The major project, however, was to restore the interior of the cathedral to its former glory. The decorative artists of Conrad Schmidt Studios, who had done work on the polychrome of the cathedral in the 1950s, were brought back to restore and repaint in color the bas-reliefs of the ceiling and the Stations of the Cross. The original artwork had been painted over with three coats of paint, which were removed and each sculptural figure was painstakingly repainted in brilliant colors. All of the architectural details were also restored and repainted, including applying a faux marble finish (indistinguishable from real marble) to the colossal columns of the nave.

The primary work of Duncan Stroik’s architecture was the design of the renovation of the sanctuary and side chapels as well as the design of a new marble floor and a restoration of the main doors of the cathedral, which had been replaced with a set of glass and aluminum storefront doors. In all of this design work a spectrum is found in the design, ranging from elements that are faithful reproductions of original Masqueray designs to designs more of Stroik’s hand, and work falling in between that is a combination of both styles.

The design of the side chapels and altars of Mary and Joseph incline toward the reproduction end of the design spectrum. These altars had been renovated over the years but remained in fairly good repair and the St. Mary altar remained in place. However, the altar of St. Joseph had been removed and replaced with a baptismal font. When the altars were renovated it was decided that both would be recreated in marble so that they would match. Both of these altars were recreated with the same details as the originals, but including the addition of new architectural embellishments inspired by ornament found in Masqueray’s other churches — St. Mary in Minneapolis and the Cathedral of St. Paul.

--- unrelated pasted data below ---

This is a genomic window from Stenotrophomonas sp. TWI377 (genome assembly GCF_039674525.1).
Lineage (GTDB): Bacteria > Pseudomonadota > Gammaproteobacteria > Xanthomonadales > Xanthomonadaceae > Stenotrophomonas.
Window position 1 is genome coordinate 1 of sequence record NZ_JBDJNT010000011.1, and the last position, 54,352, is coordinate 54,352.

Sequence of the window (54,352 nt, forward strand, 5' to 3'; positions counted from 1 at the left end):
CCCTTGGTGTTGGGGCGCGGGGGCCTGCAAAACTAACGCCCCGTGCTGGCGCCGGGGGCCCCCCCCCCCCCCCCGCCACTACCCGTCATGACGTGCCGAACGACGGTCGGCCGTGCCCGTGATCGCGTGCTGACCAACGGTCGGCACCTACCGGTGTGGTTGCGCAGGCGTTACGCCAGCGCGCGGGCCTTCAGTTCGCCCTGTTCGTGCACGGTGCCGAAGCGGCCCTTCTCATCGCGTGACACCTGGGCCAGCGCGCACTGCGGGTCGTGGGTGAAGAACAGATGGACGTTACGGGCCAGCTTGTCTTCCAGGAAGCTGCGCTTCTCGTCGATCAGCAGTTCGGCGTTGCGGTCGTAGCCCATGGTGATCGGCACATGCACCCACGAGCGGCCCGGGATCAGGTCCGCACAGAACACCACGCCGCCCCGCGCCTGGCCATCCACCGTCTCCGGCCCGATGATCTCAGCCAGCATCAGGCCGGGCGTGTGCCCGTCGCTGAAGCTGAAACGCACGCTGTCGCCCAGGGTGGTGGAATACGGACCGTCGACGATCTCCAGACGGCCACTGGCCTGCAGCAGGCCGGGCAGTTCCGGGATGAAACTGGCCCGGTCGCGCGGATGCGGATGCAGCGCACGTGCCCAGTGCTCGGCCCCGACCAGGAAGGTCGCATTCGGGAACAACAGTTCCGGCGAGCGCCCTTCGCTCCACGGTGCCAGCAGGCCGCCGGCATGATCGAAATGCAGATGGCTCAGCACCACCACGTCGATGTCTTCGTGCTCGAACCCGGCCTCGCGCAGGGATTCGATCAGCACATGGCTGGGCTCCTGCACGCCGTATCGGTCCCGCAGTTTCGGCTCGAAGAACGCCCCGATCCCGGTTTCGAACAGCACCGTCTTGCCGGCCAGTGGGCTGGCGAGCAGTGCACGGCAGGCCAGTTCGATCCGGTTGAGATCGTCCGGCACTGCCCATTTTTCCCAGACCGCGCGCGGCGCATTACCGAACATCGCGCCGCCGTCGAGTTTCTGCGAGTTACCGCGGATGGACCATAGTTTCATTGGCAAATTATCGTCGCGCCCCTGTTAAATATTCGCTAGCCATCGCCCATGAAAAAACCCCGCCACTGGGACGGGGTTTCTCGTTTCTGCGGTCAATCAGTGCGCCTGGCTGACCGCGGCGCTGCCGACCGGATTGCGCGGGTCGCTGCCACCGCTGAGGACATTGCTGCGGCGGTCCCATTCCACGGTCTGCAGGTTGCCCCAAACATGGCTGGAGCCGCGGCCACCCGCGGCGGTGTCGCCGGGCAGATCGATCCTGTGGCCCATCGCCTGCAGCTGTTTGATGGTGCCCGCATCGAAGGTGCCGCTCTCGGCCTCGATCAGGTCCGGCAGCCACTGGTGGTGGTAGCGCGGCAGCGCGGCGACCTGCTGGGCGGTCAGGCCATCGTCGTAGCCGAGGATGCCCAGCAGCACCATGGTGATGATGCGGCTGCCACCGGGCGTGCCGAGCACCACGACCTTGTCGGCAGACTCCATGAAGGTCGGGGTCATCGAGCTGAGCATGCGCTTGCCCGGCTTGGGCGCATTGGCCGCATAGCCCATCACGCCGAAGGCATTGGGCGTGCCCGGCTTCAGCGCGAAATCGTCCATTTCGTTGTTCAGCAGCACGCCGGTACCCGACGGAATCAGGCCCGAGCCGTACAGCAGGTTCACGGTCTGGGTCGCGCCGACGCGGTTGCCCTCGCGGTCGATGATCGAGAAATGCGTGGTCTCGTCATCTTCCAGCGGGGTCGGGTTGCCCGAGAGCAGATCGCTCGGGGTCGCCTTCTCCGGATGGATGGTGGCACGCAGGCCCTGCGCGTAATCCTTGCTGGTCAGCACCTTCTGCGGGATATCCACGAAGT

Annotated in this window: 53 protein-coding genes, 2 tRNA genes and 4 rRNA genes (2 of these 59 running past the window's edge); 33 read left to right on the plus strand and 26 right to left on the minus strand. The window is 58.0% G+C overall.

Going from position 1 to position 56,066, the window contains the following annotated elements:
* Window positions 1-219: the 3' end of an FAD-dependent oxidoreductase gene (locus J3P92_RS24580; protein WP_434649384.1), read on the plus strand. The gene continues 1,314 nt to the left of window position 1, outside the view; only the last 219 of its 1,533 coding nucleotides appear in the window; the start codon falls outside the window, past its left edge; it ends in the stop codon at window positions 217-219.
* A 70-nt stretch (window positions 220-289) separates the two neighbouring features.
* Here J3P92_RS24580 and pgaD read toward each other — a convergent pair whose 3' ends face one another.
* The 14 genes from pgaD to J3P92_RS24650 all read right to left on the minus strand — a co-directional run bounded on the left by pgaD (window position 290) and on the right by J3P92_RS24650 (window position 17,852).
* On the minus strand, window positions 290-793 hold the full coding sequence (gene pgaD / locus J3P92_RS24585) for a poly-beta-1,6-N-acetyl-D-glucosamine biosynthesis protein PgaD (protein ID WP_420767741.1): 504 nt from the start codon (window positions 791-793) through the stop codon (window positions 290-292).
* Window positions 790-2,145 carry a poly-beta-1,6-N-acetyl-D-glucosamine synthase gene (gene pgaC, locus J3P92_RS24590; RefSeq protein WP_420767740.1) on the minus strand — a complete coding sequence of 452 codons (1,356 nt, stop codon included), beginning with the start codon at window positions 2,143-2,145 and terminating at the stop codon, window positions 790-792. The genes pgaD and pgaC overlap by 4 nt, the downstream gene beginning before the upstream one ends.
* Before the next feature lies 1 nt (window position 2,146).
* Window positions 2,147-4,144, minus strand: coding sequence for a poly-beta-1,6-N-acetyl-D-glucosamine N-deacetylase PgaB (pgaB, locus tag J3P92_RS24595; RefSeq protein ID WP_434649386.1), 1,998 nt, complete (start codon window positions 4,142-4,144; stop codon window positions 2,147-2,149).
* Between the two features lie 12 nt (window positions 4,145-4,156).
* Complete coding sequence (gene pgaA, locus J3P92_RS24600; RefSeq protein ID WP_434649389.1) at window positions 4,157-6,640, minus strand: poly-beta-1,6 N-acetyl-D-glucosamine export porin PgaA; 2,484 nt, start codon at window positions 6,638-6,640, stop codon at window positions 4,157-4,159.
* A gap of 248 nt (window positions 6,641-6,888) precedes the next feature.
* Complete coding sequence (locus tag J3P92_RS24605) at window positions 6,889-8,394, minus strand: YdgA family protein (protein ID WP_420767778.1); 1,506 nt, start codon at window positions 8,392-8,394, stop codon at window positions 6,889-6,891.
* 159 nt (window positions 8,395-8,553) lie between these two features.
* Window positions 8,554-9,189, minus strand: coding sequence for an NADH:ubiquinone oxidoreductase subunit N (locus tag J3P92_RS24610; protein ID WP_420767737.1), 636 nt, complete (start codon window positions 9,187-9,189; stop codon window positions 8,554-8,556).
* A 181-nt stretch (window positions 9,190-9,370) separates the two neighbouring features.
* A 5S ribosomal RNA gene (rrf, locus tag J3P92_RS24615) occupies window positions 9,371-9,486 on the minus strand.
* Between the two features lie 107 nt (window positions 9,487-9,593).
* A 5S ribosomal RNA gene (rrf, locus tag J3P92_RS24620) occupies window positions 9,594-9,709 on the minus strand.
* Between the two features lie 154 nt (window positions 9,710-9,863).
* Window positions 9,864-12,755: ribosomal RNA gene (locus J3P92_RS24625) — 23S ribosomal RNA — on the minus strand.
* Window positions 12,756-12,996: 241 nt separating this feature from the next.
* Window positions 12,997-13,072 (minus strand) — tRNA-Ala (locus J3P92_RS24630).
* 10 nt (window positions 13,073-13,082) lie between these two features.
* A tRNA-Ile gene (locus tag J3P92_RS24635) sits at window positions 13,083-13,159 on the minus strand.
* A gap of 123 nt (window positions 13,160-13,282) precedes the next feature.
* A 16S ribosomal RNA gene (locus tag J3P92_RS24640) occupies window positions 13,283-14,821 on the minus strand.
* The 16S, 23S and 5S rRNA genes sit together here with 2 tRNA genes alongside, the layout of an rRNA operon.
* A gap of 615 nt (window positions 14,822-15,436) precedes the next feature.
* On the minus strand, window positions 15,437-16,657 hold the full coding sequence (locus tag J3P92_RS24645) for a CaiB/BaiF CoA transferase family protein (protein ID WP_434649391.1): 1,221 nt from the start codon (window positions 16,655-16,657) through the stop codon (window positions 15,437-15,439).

The previous renovations over the years had also removed the original chandeliers designed by Masqueray. They have now been replicated by Stroik, who also updated them to provide more light to what had become a dark space. In order to highlight the sanctuary with light, spotlights are incorporated into the chandeliers, brilliantly casting light along the arches of the crossing. Also, additional spotlights pointing to the floor and the ceiling were added to the original design to brighten up the space and highlight the restored polychrome ceiling.

The plan of the sanctuary called for the removal of the thrust stage and a return of the architectural elements of the sanctuary that had been removed by the earlier renovations. A new cathedra, ambo, tabernacle altar, altar rails, and central altar crowned with a gilded baldacchino were designed to restore the cathedral to the dignity and majesty of a holy place set apart.

Both the free-standing altar in the crossing and the altar and its 1940s tester were removed (they were carefully disassembled and stored to be used later for another church). The configuration of the sanctuary was returned to a more traditional layout, with the cathedra to the left of the altar, an ambo to the right and the altar in the center of the apse, all of which were set off from the main body of the church by a number of steps and a restored altar rail.

The altar rails were not a new design by Stroik, but were faithfully reconstructed to the exact same design as drawn by Masqueray. Like the altar rail, the ambo was not a new design by Stroik but rather a design based on the ambo found in the Cathedral of St. Paul. Other than its location and the canopy above, the ambo is a faithful reproduction of that same ambo.

Along with the new sanctuary elements, the pews and confessionals were recreated from original drawings by Masqueray along with replacements for the main doors of the church. A new marble floor, drawing on floor patterns of ancient Roman basilicas and early churches such as San Clemente, was installed to replace the plain and worn floor of softer stone.